Development of the Placenta

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This post-expulsion placenta and umbilical cord (white) are viewed from the fetal side.

Source: OpenStax Anatomy and Physiology

OpenStax Anatomy and Physiology

During the first several weeks of development, the cells of the endometrium—referred to as decidual cells—nourish the nascent embryo. During prenatal weeks 4–12, the developing placenta gradually takes over the role of feeding the embryo, and the decidual cells are no longer needed. The mature placenta is composed of tissues derived from the embryo, as well as maternal tissues of the endometrium. The placenta connects to the conceptus via the umbilical cord, which carries deoxygenated blood and wastes from the fetus through two umbilical arteries; nutrients and oxygen are carried from the mother to the fetus through the single umbilical vein. The umbilical cord is surrounded by the amnion, and the spaces within the cord around the blood vessels are filled with Wharton’s jelly, a mucous connective tissue.

The maternal portion of the placenta develops from the deepest layer of the endometrium, the decidua basalis. To form the embryonic portion of the placenta, the syncytiotrophoblast and the underlying cells of the trophoblast (cytotrophoblast cells) begin to proliferate along with a layer of extraembryonic mesoderm cells. These form the chorionic membrane, which envelops the entire conceptus as the chorion. The chorionic membrane forms finger-like structures called chorionic villi that burrow into the endometrium like tree roots, making up the fetal portion of the placenta. The cytotrophoblast cells perforate the chorionic villi, burrow farther into the endometrium, and remodel maternal blood vessels to augment maternal blood flow surrounding the villi. Meanwhile, fetal mesenchymal cells derived from the mesoderm fill the villi and differentiate into blood vessels, including the three umbilical blood vessels that connect the embryo to the developing placenta.

The placenta develops throughout the embryonic period and during the first several weeks of the fetal period; placentation is complete by weeks 14–16. As a fully developed organ, the placenta provides nutrition and excretion, respiration, and endocrine function. It receives blood from the fetus through the umbilical arteries. Capillaries in the chorionic villi filter fetal wastes out of the blood and return clean, oxygenated blood to the fetus through the umbilical vein. Nutrients and oxygen are transferred from maternal blood surrounding the villi through the capillaries and into the fetal bloodstream. Some substances move across the placenta by simple diffusion. Oxygen, carbon dioxide, and any other lipid-soluble substances take this route. Other substances move across by facilitated diffusion. This includes water-soluble glucose. The fetus has a high demand for amino acids and iron, and those substances are moved across the placenta by active transport.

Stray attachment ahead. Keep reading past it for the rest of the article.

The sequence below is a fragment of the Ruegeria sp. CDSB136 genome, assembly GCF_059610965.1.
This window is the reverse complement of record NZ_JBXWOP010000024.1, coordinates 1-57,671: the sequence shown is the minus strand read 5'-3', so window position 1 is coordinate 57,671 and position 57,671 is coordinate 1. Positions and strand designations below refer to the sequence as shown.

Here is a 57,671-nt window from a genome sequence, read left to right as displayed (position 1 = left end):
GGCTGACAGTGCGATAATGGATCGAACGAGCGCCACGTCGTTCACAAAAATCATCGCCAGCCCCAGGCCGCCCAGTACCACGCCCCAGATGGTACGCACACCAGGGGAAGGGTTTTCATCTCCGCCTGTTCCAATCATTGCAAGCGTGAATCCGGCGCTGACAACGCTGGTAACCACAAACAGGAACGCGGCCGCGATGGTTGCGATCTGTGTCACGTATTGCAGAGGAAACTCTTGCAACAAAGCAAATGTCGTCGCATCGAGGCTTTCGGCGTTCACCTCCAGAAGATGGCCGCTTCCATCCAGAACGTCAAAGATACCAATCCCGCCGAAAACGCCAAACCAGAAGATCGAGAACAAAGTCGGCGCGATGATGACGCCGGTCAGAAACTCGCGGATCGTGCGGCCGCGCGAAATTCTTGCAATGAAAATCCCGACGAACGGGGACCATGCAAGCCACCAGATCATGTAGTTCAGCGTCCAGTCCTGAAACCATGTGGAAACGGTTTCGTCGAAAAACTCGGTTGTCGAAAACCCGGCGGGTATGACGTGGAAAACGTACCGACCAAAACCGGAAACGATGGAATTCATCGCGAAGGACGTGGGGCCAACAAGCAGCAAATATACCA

Maternal and fetal blood does not commingle because blood cells cannot move across the placenta. This separation prevents the mother’s cytotoxic T cells from reaching and subsequently destroying the fetus, which bears “non-self” antigens. Further, it ensures the fetal red blood cells do not enter the mother’s circulation and trigger antibody development (if they carry “non-self” antigens)—at least until the final stages of pregnancy or birth. This is the reason that, even in the absence of preventive treatment, an Rh mother doesn’t develop antibodies that could cause hemolytic disease in her first Rh+ fetus.

Although blood cells are not exchanged, the chorionic villi provide ample surface area for the two-way exchange of substances between maternal and fetal blood. The rate of exchange increases throughout gestation as the villi become thinner and increasingly branched. The placenta is permeable to lipid-soluble fetotoxic substances: alcohol, nicotine, barbiturates, antibiotics, certain pathogens, and many other substances that can be dangerous or fatal to the developing embryo or fetus. For these reasons, pregnant women should avoid fetotoxic substances. Alcohol consumption by pregnant women, for example, can result in a range of abnormalities referred to as fetal alcohol spectrum disorders (FASD). These include organ and facial malformations, as well as cognitive and behavioral disorders.

Source: OpenStax Anatomy and Physiology


Betts, J. G., Young, K. A., Wise, J. A., Johnson, E., Poe, B., Kruse, D. H., … DeSaix, P. (n.d.). Anatomy and Physiology. Houston, Texas: OpenStax. Access for free at: